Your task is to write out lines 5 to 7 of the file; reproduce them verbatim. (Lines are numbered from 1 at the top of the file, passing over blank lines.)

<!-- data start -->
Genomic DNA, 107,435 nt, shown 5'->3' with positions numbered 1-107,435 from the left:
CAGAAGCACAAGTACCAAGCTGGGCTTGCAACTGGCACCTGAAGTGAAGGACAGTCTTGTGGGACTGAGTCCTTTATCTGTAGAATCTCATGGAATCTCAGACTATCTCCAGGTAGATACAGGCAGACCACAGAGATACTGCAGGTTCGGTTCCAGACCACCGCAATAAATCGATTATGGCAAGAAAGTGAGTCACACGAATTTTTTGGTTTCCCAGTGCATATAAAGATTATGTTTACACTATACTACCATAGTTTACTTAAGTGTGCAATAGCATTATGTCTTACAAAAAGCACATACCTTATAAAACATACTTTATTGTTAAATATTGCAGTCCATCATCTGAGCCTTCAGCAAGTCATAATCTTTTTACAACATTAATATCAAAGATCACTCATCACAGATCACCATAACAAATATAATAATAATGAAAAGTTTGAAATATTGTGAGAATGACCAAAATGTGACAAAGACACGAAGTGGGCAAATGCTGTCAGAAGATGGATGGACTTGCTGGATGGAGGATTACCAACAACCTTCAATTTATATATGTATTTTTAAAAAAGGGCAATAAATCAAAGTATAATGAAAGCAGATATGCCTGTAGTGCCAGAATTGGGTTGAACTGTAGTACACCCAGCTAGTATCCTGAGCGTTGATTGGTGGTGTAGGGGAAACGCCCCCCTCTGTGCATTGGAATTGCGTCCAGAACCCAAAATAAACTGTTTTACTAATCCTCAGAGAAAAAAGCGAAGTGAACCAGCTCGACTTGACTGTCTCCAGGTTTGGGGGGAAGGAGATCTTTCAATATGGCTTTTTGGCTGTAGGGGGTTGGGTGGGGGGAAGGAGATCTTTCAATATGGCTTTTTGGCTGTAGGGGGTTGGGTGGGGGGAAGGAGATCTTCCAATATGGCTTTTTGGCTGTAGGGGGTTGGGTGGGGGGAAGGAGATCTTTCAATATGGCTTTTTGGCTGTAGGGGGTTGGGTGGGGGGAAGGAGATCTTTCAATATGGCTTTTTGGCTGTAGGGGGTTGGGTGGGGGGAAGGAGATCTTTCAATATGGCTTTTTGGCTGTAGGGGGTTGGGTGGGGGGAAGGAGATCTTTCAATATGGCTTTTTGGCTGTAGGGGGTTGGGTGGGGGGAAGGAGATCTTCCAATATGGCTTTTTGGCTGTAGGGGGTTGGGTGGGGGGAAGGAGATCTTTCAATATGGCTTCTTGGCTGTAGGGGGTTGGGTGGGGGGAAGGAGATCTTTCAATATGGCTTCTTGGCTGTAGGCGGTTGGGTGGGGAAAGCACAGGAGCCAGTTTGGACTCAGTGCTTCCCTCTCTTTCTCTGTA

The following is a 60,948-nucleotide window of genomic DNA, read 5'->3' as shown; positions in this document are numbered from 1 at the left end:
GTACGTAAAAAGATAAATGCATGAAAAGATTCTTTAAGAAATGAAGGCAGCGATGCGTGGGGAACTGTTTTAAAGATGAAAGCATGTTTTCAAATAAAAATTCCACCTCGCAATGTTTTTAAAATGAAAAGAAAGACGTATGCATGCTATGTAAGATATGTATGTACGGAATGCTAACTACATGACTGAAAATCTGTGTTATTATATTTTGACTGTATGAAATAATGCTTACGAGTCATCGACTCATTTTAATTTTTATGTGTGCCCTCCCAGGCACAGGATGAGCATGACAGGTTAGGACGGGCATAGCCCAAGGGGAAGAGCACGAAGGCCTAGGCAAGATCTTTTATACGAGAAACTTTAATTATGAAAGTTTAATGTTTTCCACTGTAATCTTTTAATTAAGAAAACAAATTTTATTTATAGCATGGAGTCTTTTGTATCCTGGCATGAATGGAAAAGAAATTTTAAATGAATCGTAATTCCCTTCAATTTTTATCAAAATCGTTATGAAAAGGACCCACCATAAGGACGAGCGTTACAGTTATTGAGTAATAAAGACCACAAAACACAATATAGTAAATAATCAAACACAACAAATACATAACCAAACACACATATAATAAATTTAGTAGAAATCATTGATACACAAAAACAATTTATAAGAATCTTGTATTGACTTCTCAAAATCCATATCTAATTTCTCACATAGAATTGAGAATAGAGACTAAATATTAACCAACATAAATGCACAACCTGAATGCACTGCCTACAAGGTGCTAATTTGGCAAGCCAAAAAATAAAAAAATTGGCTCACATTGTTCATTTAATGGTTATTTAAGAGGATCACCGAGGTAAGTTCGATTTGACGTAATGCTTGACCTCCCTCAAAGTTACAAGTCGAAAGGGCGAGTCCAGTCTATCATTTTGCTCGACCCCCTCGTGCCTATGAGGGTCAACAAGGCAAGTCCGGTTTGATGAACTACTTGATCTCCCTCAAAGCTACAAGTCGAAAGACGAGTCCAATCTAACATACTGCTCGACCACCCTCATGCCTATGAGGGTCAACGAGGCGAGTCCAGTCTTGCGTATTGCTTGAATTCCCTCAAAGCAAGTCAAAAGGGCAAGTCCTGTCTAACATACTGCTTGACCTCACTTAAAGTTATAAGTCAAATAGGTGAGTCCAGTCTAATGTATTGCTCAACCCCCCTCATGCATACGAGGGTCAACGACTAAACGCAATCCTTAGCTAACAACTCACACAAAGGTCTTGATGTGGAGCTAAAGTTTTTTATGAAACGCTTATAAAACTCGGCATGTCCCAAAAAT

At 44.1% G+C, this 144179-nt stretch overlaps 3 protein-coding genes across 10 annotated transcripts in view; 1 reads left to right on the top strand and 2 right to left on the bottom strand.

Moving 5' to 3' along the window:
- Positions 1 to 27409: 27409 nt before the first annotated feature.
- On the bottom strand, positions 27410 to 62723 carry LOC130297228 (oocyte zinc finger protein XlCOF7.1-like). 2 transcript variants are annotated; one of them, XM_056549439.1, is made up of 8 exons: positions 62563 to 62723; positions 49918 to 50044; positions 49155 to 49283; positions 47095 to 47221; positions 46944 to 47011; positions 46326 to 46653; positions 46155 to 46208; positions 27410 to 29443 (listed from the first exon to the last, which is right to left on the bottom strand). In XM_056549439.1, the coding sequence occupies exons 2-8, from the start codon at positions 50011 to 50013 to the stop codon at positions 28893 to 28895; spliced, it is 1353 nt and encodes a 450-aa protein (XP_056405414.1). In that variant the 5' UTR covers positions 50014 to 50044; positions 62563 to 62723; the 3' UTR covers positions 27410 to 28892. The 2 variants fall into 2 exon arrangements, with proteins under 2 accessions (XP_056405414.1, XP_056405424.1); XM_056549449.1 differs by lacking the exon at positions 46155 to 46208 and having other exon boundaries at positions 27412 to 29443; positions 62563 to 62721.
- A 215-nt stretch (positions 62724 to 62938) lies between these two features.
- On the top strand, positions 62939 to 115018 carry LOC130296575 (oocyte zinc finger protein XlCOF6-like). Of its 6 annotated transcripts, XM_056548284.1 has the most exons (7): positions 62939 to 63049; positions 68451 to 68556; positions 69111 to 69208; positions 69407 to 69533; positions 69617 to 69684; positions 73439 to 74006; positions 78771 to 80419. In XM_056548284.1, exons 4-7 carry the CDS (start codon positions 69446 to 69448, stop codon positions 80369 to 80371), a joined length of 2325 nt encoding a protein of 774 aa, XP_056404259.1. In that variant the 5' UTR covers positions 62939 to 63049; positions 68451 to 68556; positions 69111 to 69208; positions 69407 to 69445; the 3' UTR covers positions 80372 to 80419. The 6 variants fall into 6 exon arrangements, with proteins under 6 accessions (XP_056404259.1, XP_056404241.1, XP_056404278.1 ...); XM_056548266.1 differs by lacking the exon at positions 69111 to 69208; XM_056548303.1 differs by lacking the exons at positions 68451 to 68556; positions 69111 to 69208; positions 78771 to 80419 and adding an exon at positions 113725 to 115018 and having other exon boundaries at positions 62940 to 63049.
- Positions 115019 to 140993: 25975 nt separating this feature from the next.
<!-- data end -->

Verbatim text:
At 44.1% G+C, this 144179-nt stretch overlaps 3 protein-coding genes across 10 annotated transcripts in view; 1 reads left to right on the top strand and 2 right to left on the bottom strand.

Moving 5' to 3' along the window:
- Positions 1 to 27409: 27409 nt before the first annotated feature.